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Title: An exploration of methods for performing resting state fMRI in the human fetus
Author: Ferrazzi, Giulio
ISNI:       0000 0004 5368 5058
Awarding Body: King's College London
Current Institution: King's College London (University of London)
Date of Award: 2016
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Functional Magnetic Resonance Imaging, or fMRI, is today a well established tool used to assess both resting state connectivity and task activation in neuroscience. It has also been used for the study of brain development in neonates and there are a small number of pilot studies that seek to use fMRI in utero. However, there are formidable challenges in this application as the fetus lies within the mother and is moved by her respiration as well as performing its own sporadic and unpredictable motion. Thus motion is a core issue for any fetal fMRI study. The first chapter of the thesis discusses a pipeline that was developed to analyse fetal fMRI data acquired with standard sequences. The approach addresses motion correction as a primary requirement, both to stabilise anatomical content for each voxel in a fMRI time series, but also to correct the data from other sources of image artefacts that can be modulated by movement, such as bias eld, spin history and distortions. From the results of this study, it emerges that functional MRI is feasible in the developing fetus. The magnetic properties of fetal and infant brain tissue are very different from adults, leading to a longer T2* relaxation time. This would suggest the use of longer echo times to optimise the BOLD eect, with the downside of decreasing imaging speed. Therefore, the second chapter explores the use of an echo shifted EPI (es-EPI) sequence that achieves an improved signal sensitivity while maintaining ecient sampling. The sequence has been extensively tested on phantom experiments and an improved signal detection is demonstrated on a series of fMRI experiments run on preterm and term-equivalent babies. The long T2* and the lack of air-tissue boundaries between the fetal head and the womb encourages the use of EVI as favourable tool for fetal fMRI. A main benefit of an EVI sequence could indeed be imaging speed and robustness to motion. In a third chapter, EVI fetal imaging is explored and the methods developed allowed the fetal brain to be imaged in full 3D. Despite the challenges of making this work robustly, we speculate that further refinements of the sequence could constitute the ground work with which to perform fetal fMRI in the near future.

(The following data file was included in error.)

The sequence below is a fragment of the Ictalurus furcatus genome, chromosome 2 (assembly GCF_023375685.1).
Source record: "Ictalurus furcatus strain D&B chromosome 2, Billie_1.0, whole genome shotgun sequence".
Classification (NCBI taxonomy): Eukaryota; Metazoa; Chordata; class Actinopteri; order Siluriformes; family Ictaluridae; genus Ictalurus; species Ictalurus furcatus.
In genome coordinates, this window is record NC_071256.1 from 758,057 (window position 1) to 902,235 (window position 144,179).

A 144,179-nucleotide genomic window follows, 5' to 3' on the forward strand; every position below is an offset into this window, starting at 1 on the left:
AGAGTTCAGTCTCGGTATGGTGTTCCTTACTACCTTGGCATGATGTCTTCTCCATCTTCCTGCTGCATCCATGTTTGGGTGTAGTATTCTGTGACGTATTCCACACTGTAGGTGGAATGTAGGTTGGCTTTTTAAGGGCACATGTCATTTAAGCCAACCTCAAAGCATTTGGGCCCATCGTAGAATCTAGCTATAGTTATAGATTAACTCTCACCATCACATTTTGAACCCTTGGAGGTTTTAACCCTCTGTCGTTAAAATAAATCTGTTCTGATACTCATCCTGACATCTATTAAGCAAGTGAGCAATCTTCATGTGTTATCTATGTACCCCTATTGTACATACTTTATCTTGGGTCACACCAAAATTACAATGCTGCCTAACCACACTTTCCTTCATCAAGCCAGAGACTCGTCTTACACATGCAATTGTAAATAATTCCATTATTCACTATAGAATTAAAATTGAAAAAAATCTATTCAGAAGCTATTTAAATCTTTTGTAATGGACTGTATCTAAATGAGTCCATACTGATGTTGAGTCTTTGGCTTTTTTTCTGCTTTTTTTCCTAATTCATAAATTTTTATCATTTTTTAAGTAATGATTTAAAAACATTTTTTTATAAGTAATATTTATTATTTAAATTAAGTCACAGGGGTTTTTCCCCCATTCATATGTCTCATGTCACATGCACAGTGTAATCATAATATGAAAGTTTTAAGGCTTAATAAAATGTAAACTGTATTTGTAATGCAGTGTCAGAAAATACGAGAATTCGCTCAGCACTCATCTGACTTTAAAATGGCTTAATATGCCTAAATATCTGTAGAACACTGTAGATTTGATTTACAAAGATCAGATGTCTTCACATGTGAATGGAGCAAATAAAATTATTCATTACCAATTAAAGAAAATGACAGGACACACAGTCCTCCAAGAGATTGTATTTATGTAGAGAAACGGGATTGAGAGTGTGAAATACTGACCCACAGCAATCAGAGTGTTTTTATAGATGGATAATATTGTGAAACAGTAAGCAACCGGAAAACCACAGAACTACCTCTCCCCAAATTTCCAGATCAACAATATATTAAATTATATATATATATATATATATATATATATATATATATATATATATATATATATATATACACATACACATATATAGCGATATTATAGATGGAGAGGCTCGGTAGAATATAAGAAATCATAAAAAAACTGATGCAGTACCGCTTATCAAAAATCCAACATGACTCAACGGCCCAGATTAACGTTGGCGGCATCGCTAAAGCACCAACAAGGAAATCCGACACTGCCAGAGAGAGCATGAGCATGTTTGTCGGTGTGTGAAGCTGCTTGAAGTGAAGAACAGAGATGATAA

Supervisor: Hajnal, Joseph Vilmos Sponsor: Not available
Qualification Name: Thesis (Ph.D.) Qualification Level: Doctoral
EThOS ID:  DOI: Not available